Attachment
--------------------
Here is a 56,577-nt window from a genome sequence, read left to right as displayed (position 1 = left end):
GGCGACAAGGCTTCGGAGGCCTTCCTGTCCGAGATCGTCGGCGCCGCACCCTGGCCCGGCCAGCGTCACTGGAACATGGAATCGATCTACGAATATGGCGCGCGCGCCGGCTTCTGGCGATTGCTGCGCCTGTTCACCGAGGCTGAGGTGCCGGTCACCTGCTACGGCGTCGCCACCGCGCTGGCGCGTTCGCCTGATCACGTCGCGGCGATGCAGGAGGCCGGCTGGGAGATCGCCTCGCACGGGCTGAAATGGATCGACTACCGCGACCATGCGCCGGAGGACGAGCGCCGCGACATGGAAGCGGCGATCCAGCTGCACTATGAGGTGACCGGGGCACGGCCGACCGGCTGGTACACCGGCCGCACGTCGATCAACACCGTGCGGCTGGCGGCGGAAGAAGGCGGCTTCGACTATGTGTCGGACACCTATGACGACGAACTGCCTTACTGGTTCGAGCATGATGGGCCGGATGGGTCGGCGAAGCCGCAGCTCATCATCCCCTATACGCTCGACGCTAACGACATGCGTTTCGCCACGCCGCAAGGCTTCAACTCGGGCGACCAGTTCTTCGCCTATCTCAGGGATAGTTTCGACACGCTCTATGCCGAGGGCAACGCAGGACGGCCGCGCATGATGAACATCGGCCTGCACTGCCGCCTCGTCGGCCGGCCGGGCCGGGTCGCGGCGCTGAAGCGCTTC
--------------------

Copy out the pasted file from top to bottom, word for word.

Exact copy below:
Here is a 56,577-nt window from a genome sequence, read left to right as displayed (position 1 = left end):
GGCGACAAGGCTTCGGAGGCCTTCCTGTCCGAGATCGTCGGCGCCGCACCCTGGCCCGGCCAGCGTCACTGGAACATGGAATCGATCTACGAATATGGCGCGCGCGCCGGCTTCTGGCGATTGCTGCGCCTGTTCACCGAGGCTGAGGTGCCGGTCACCTGCTACGGCGTCGCCACCGCGCTGGCGCGTTCGCCTGATCACGTCGCGGCGATGCAGGAGGCCGGCTGGGAGATCGCCTCGCACGGGCTGAAATGGATCGACTACCGCGACCATGCGCCGGAGGACGAGCGCCGCGACATGGAAGCGGCGATCCAGCTGCACTATGAGGTGACCGGGGCACGGCCGACCGGCTGGTACACCGGCCGCACGTCGATCAACACCGTGCGGCTGGCGGCGGAAGAAGGCGGCTTCGACTATGTGTCGGACACCTATGACGACGAACTGCCTTACTGGTTCGAGCATGATGGGCCGGATGGGTCGGCGAAGCCGCAGCTCATCATCCCCTATACGCTCGACGCTAACGACATGCGTTTCGCCACGCCGCAAGGCTTCAACTCGGGCGACCAGTTCTTCGCCTATCTCAGGGATAGTTTCGACACGCTCTATGCCGAGGGCAACGCAGGACGGCCGCGCATGATGAACATCGGCCTGCACTGCCGCCTCGTCGGCCGGCCGGGCCGGGTCGCGGCGCTGAAGCGCTTC